“This is an Italian concept that’s within us, inside of us, the result is all that counts, centre-forward or not. In Ireland there is no league, most players play in England. I do not know why he does not understand. If you have to be here rather than there, you have to be here, not there.”
The speaker was Giovanni Trapattoni, in a brief Italian aside to an Italian journalist during an Ireland press conference this week. “He” in this instance was me. I was the slow learner who, in Trap’s opinion, had failed to grasp some obvious concepts, forcing him, with the air of a slightly exasperated yet still patient teacher, to explain the lesson all over again.
The lesson in this case was that sometimes strikers have to defend. Trap illustrated the point with the example of the 1977 UEFA Cup final, in which Juventus beat Athletic Bilbao on away goals. In the second leg the Basques poured forward and Juve spent the last half hour defending desperately in their own penalty area, but they prevailed. Trap: “Our best defender, our best stopper was our striker, Roberto Bettega.”
This all came up in a discussion of whether Trapattoni intended to stick with his established XI against Croatia or, as he hinted after the match in Budapest on Monday night, perhaps drop a striker to gain an extra man in midfield. It turned out that Trap had decided against major changes, and instead wanted to see more effort and ‘sacrifice’ from the strikers to help the team shut down the opposing midfield.
That sounded quite reasonable. What was curious is why Trapattoni seemed to think defending from the front would be such an alien concept to the Irish (or English, since Trap doesn’t really differentiate between the two) footballing mentality. John Aldridge used to do it for the Jack Charlton team, Ian Rush was famous for it at Liverpool. As for lacking the Italian understanding of the result being the only thing that counts, the most fondly-remembered period in Ireland’s football history was characterised by grinding, result-oriented football that most often produced a 1-1 draw. We know what pragmatic football is all about.
Marco Tardelli explained his and Trap’s general view of what Irish (or English) football is all about when the two of them were being honoured with a place on Montecatini’s Walk of Fame last weekend. The difference between our football and the Italian way is that we are always trying to force the issue. Our football is fast, impetuous, aggressive, and not very clever. (Trap has previously stated that he sees little difference in quality between the Premier League and the Championship). The Italians, by contrast, are patient and ruthless. They are happy for nothing to happen in a game until the moment arrives to strike. Tardelli said that the last four years had ben a process of trying to get that message through to the Irish team. He knew they had understood, he said, when they drew 0-0 in Moscow.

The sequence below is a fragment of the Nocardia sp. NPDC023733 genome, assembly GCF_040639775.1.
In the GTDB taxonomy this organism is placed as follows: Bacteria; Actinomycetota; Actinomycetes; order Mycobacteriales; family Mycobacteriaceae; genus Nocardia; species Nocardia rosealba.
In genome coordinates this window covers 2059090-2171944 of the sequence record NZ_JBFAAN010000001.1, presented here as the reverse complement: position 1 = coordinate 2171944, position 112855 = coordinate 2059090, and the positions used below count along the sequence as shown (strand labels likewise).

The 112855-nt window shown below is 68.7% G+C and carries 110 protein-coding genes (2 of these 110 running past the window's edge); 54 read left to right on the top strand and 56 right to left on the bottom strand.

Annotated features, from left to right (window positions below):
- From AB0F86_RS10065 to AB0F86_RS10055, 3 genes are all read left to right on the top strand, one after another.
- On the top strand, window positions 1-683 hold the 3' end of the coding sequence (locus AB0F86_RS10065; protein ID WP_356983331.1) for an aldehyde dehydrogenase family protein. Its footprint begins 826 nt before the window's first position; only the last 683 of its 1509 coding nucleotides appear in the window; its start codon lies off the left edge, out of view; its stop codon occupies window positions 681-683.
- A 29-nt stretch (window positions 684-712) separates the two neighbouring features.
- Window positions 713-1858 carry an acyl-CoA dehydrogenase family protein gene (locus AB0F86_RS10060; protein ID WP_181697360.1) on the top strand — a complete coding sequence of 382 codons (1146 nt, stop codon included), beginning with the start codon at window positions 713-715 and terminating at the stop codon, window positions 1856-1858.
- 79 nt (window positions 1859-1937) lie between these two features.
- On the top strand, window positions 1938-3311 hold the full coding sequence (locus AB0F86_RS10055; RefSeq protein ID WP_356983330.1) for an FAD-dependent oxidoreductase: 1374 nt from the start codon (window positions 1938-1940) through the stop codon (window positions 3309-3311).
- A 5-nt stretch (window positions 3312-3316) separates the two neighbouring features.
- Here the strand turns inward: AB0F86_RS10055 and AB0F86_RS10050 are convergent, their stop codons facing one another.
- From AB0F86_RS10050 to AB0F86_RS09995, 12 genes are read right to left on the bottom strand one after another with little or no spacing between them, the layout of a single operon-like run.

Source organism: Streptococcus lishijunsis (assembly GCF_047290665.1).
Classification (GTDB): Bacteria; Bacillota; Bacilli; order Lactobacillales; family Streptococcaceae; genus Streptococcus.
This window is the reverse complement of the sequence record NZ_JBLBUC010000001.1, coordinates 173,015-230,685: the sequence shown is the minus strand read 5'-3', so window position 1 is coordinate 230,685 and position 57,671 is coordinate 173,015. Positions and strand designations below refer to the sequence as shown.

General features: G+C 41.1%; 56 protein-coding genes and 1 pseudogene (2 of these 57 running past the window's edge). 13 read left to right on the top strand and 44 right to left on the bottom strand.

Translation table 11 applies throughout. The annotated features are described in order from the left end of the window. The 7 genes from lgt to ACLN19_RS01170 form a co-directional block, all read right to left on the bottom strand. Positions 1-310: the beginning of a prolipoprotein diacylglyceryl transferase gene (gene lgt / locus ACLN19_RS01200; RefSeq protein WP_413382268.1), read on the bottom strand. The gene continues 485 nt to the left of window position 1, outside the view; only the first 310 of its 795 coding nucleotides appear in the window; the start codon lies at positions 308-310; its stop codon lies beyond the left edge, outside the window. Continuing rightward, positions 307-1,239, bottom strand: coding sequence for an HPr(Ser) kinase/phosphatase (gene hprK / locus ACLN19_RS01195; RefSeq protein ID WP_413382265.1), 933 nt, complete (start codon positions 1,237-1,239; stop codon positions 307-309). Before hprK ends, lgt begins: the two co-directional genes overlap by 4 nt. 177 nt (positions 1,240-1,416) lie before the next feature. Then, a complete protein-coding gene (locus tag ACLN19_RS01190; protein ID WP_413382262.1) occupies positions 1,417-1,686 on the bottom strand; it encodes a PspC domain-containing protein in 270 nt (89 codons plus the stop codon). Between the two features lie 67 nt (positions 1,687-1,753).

Perhaps that match was an odd example to use, since Ireland were destroyed on the night and survived only by the grace of God and Richard Dunne. The other thing is that the away draw against superior opposition is a result Ireland have achieved quite regularly: away to Spain and Denmark in the 1994 qualifiers, away to Holland and Portugal in the 2002 qualifiers, away to France in the 2006 qualifiers. In fact it’s arguably the kind of result we have been most adept at achieving over the last 20 years.
Listening to Trap over the years, you get the impression that he sees himself as a missionary bringing light to a place of footballing darkness, as though, after a lifetime of success and glory with elite teams, now it is time for him to do some good works, to help the benighted Irish football nation fulfil its admittedly limited potential. One wonders how much of this is due to the fact that he took over from Steve Staunton, who presided over some of Ireland’s most chaotic ever performances. The qualities of organisation and self-sacrifice Trap and Tardelli claim to have instilled in the team were not much in evidence when Ireland were getting thrashed 5-2 in Cyprus, but they have been there in the past.
Whatever Trapattoni really thinks of Irish football, there is a lot to admire in the way he has prepared the team for the tournament. Ireland have the most settled side in Group C. Slaven Bilic is tinkering with the positioning of Dario Srna, Spain are trying to work out which mega-talent to leave out, and Italy’s build-up has been completely chaotic. Ireland have clarity, focus, structure and identity. Hopefully they’ll give us something to remember them by.